So how can you apply this idea of serving a niche to your own business?  Can you break down your customers or target market and serve one or two niches really well?  Do you do that already?  Are you ‘dominating’ that niche? How does this streamline your business activities like marketing, customer service, product and service development and staff training?  How do the services and add-ons you offer for your niche benefit others and grow your business?

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When does competition matter?

Porter has a fairly strong focus on competitor analysis for strategy development. Some other writers and experts claim that competitors don’t matter – just get on with pleasing your customers. So do competitors matter and if so, when?

I’ve tended to hold the view that you should always keep a watching brief on your competitors, but not get obsessed. No need to stalk them, conduct industrial espionage or get similarly carried away in most situations. These days with social media and websites its pretty easy to know what they’re up to most of the time anyway. However I’ve recently had two experiences that have confirmed pretty strongly that watching and ‘outwitting’ your competitors, even when they are also ‘friends’ can be fairly important for survival.

The first was when I heard the owner of a well-known supermarket in Hamilton talking about the arrival of several competitors into his patch. One was a food specialty store run by a pretty savvy Auckland operator. However, the specialty store did not last long, despite being very successful in other cities. As soon as the supermarket owner heard of the plans to move into his patch, he had his staff check out the specialty stores products and pricing in a nearby city. He made sure he was offering the key products and brands that they stocked. By the time they opened, customers had already seen the ‘new’ products and mostly at better prices. I’m not suggesting this is the only reason the specialty store didn’t last as I don’t know, however, it does suggest that close competitor analysis in this case, may well have paid off. A savvy business owner or manager can certainly make the competitors road tougher than they had hoped.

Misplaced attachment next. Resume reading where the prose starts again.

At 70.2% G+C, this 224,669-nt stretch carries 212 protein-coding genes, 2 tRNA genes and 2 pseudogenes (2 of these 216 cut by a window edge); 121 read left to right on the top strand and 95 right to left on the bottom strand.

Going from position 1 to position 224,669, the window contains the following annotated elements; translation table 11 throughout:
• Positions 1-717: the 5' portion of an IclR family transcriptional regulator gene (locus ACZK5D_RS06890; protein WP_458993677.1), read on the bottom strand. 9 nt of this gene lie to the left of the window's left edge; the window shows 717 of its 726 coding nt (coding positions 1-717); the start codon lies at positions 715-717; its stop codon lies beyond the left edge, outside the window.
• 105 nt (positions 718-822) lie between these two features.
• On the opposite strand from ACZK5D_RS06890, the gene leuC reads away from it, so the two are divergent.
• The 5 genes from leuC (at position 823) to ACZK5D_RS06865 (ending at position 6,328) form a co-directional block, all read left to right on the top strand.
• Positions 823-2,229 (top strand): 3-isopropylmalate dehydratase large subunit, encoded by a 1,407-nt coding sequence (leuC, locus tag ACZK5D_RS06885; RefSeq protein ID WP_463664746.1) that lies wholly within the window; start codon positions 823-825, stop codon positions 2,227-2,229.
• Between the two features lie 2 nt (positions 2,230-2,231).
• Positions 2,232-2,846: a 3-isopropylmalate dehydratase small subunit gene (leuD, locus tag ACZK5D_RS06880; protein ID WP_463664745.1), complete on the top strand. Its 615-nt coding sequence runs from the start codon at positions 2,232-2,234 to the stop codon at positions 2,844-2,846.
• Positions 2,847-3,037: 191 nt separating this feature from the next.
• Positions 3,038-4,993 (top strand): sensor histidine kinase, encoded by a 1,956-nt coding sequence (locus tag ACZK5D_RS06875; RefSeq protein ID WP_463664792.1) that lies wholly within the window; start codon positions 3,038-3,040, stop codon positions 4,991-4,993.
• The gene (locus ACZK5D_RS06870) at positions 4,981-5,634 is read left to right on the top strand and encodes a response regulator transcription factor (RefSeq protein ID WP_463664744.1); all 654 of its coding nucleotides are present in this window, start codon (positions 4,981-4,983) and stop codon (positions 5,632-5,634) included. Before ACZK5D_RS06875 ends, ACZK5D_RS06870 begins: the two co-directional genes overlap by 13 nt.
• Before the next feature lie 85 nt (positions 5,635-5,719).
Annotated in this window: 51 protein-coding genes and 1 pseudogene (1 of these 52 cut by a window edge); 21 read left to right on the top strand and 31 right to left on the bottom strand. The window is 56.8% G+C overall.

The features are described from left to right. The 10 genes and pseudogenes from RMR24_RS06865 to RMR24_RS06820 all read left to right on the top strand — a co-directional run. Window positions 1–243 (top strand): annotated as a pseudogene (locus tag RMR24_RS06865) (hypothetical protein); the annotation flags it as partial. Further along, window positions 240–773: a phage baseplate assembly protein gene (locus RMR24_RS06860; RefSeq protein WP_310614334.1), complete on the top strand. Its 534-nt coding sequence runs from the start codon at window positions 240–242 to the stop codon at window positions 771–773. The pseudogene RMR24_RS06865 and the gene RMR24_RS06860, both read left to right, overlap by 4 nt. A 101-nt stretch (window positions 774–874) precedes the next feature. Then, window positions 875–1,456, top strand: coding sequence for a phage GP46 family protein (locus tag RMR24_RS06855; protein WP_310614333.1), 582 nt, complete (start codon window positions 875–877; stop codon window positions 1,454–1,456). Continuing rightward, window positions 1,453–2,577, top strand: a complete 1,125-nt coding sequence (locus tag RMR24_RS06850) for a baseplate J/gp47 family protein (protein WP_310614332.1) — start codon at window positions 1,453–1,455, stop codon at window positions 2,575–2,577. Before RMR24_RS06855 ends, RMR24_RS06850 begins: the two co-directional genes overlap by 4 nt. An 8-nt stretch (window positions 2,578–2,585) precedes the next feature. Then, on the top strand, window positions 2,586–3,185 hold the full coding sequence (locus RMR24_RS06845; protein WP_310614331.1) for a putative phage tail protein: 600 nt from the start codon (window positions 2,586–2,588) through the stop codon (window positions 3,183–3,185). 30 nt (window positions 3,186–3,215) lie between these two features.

The second situation is a client of mine who already operates with some key competitors, but each have their niche and operate quite nicely in the same space. However, due to some structural changes and financial commitments of one of the competitors, they have now moved into direct competition in terms of their offering. When I alerted my client to the development, they had not responded or thought about what was happening. Since then we have observed the competitor applying similar marketing tactics (not as successfully as yet!) and getting in front of our customer base. However, because we have analysed the probable reasons for the competitor move, the likelihood of it continuing, and their probable weaknesses and strengths, we have been to respond and plan to survive what we believe will be a short-term problem (we’re pretty keen to ensure it’s short-term!). However, had my client not developed a plan to manage their response to the competitor move, it could have had a major impact on their customer base and bottom line.

So do competitor’s matter? – well yes. When do they matter? – I guess anytime they have their eye on your niche, your customers or your competitive advantage!